The gene encoding the outer membrane phosphate-selective porin protein P from Pseudomonas aeruginosa was cloned into Escherichia coli. The protein product was expressed and transported to the outer membrane of an E. coli phoE mutant and assembled into functional trimers. Expression of a product of the correct molecular weight was confirmed by sodium dodecyl sulfate-polyacrylamide gel electrophoresis and Western blot (immunoblot) analysis, using polyclonal antibodies to protein P monomer and trimer forms. Protein P trimers were partially purified from the E. coli clone and shown to form channels with the same conductance as those formed by protein P from P. aeruginosa. The location and orientation of the protein p-encoding (oprP) gene on the cloned DNA was identified by three methods: (i) mapping the insertion point of transposon Tn501 in a previously isolated P. aeruginosa protein P-deficient mutant; (ii) hybridization of restriction fragments from the cloned DNA to an oligonucleotide pool synthesized on the basis of the amino-terminal protein sequence of protein P; and (iii) fusion of a PstI fragment of the cloned DNA to the amino terminus of the β-galactosidase gene of pUC8, producing a fusion protein that contained protein P-antigenic epitopes. Structural analysis of the cloned DNA and P. aeruginosa chromosomal DNA revealed the presence of two adjacent PstI fragments which cross-hybridized, suggesting a possible gene duplication. The P-related (PR) region hybridized to the oligonucleotide pool described above. When the PstI fragment which contained the PR region was fused to the β-galactosidase gene of pUC8, a fusion protein was produced which reacted with a protein P-specific antiserum. However, the restriction endonuclease patterns of the PR region and the oprP gene differed significantly beyond the amino-terminal one-third of the two genes.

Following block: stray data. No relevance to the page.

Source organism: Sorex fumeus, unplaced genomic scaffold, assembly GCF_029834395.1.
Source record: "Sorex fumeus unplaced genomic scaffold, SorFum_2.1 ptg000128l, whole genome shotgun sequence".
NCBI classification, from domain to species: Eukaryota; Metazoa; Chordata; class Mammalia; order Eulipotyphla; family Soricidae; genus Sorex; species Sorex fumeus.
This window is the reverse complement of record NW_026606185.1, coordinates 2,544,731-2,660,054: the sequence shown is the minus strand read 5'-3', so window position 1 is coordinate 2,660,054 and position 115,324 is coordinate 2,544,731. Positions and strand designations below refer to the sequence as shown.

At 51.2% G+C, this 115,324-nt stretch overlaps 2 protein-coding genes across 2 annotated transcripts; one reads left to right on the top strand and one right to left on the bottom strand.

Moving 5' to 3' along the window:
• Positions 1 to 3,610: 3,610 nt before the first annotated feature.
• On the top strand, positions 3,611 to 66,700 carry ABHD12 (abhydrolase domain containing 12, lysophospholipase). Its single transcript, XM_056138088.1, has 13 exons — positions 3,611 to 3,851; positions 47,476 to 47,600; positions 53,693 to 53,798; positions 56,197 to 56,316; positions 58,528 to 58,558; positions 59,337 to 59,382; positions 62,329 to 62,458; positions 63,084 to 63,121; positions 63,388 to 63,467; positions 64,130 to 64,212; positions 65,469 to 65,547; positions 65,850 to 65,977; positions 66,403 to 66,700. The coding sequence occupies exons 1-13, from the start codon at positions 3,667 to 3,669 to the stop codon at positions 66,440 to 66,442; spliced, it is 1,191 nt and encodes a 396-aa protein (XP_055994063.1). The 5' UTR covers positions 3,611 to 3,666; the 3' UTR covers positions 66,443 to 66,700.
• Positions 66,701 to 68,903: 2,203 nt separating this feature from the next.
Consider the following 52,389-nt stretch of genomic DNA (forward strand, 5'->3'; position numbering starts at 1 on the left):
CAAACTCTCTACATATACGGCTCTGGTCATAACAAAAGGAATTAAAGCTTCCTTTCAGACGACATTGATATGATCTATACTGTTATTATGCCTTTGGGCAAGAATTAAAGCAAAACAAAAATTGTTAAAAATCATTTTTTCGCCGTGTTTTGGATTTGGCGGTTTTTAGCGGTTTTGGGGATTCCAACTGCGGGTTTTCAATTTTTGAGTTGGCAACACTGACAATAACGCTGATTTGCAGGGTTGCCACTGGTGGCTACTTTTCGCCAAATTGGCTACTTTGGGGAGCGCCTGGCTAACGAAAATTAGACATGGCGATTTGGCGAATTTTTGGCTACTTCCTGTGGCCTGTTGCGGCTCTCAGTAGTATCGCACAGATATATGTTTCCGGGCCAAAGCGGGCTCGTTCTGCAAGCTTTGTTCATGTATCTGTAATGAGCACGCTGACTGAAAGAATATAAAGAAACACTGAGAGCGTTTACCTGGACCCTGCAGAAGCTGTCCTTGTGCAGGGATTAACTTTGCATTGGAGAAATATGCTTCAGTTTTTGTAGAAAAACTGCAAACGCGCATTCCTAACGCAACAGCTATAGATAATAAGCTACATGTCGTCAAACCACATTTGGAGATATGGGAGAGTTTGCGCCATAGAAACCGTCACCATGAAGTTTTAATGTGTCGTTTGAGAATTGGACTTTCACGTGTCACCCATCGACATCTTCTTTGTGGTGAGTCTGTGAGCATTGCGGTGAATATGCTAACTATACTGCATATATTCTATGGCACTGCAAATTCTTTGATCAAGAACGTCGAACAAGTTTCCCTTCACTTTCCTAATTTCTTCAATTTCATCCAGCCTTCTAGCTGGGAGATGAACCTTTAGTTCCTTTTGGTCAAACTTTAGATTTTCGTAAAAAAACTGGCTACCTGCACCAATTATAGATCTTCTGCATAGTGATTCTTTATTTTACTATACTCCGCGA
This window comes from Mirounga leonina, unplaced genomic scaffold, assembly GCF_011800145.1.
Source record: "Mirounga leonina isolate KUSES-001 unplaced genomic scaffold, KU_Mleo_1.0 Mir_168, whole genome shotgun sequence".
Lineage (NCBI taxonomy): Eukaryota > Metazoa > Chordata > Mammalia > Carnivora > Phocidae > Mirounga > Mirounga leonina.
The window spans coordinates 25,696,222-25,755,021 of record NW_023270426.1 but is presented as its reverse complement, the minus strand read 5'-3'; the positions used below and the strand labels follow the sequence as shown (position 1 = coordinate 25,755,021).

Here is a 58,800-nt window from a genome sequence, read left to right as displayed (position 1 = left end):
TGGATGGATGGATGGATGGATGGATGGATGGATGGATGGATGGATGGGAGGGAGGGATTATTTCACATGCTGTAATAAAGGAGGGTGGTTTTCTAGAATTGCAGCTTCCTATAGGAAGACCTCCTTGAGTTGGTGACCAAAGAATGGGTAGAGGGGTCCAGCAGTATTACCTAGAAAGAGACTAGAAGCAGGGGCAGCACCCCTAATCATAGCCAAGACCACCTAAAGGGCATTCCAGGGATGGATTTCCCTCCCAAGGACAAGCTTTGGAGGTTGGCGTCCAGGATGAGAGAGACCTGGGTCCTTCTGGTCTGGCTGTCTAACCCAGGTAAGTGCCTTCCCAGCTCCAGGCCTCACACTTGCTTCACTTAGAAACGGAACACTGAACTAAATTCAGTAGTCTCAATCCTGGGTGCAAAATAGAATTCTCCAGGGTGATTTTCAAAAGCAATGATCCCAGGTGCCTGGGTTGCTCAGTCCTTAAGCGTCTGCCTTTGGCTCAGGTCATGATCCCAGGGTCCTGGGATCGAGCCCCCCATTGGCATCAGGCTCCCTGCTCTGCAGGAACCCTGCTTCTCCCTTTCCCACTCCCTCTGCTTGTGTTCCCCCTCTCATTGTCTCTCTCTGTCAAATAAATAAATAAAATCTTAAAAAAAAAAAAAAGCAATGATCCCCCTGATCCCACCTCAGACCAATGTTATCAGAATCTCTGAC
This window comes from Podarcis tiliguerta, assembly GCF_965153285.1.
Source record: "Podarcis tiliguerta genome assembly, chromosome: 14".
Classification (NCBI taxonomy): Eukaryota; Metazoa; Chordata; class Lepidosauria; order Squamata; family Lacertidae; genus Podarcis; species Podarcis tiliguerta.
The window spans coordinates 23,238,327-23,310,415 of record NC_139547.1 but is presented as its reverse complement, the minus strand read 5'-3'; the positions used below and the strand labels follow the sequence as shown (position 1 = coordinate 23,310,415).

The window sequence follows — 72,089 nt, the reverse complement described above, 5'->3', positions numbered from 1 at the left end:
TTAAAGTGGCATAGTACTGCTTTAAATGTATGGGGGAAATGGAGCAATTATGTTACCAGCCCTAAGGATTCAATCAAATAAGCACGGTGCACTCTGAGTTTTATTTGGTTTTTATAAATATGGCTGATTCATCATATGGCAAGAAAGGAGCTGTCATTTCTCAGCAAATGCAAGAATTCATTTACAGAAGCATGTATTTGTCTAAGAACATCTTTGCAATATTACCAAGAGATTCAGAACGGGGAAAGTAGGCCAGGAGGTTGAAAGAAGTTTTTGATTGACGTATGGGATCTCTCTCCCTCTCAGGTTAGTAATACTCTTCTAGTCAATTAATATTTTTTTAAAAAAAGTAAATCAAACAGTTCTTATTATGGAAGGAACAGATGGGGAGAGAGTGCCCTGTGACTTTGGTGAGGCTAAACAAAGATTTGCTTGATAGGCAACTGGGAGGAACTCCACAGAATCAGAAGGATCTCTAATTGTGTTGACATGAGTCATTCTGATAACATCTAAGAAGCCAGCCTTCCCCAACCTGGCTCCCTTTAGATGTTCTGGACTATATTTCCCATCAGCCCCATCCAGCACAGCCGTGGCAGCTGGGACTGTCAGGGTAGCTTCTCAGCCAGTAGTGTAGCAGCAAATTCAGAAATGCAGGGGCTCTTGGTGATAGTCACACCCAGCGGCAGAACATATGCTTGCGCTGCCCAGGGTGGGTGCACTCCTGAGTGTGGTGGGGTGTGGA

ASJC Scopus subject areas
- Molecular Biology